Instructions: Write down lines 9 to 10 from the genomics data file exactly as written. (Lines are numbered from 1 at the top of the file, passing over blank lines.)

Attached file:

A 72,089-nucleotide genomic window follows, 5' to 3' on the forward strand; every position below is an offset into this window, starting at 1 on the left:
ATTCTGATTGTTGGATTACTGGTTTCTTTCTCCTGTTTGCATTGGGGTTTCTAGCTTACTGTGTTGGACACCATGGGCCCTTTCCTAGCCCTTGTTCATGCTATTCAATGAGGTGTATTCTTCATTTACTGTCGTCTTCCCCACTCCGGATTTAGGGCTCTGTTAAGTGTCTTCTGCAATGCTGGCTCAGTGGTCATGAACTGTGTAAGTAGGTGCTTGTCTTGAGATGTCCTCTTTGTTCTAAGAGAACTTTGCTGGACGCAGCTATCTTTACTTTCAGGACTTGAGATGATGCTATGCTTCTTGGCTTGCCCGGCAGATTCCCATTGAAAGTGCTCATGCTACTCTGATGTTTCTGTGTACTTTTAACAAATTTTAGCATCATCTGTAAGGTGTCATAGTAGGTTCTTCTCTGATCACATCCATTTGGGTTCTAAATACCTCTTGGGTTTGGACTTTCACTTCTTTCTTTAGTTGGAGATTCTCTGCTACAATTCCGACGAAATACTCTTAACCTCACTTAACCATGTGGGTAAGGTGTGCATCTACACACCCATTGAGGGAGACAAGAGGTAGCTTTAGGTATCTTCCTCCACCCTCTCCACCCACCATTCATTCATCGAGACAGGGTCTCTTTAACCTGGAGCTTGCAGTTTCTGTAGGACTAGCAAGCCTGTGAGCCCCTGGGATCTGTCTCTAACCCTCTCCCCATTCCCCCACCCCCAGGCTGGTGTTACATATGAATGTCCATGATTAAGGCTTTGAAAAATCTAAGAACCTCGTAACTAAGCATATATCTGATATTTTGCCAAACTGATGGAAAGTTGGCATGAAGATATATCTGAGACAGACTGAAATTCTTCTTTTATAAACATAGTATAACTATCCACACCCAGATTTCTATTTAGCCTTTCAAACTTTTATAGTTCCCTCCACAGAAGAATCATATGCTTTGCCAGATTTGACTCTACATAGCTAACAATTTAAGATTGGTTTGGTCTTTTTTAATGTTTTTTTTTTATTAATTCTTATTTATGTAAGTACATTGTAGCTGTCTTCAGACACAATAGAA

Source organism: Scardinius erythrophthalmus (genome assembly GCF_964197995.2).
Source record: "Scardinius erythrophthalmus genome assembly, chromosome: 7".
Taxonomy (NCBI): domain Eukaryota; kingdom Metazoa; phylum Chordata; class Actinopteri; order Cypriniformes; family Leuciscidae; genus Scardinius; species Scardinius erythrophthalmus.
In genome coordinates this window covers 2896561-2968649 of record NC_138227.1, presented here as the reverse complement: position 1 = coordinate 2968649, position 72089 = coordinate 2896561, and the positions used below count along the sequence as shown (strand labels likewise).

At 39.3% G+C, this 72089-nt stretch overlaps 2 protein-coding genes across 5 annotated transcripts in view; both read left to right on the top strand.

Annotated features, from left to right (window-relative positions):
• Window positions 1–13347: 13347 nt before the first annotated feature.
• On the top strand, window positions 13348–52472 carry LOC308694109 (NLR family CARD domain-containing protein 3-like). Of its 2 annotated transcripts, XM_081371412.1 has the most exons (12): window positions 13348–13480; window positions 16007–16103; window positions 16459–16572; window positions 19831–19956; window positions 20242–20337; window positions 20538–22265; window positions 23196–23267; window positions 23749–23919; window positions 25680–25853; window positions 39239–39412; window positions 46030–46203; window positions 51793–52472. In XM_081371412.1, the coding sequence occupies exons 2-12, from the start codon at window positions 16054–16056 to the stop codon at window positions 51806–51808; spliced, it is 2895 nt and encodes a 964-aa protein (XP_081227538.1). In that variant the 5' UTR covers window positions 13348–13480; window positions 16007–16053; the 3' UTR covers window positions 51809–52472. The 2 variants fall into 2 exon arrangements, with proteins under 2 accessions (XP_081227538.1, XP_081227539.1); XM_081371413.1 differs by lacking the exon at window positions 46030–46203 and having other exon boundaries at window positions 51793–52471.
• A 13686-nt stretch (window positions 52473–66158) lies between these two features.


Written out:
• Window positions 1–13347: 13347 nt before the first annotated feature.
• On the top strand, window positions 13348–52472 carry LOC308694109 (NLR family CARD domain-containing protein 3-like). Of its 2 annotated transcripts, XM_081371412.1 has the most exons (12): window positions 13348–13480; window positions 16007–16103; window positions 16459–16572; window positions 19831–19956; window positions 20242–20337; window positions 20538–22265; window positions 23196–23267; window positions 23749–23919; window positions 25680–25853; window positions 39239–39412; window positions 46030–46203; window positions 51793–52472. In XM_081371412.1, the coding sequence occupies exons 2-12, from the start codon at window positions 16054–16056 to the stop codon at window positions 51806–51808; spliced, it is 2895 nt and encodes a 964-aa protein (XP_081227538.1). In that variant the 5' UTR covers window positions 13348–13480; window positions 16007–16053; the 3' UTR covers window positions 51809–52472. The 2 variants fall into 2 exon arrangements, with proteins under 2 accessions (XP_081227538.1, XP_081227539.1); XM_081371413.1 differs by lacking the exon at window positions 46030–46203 and having other exon boundaries at window positions 51793–52471.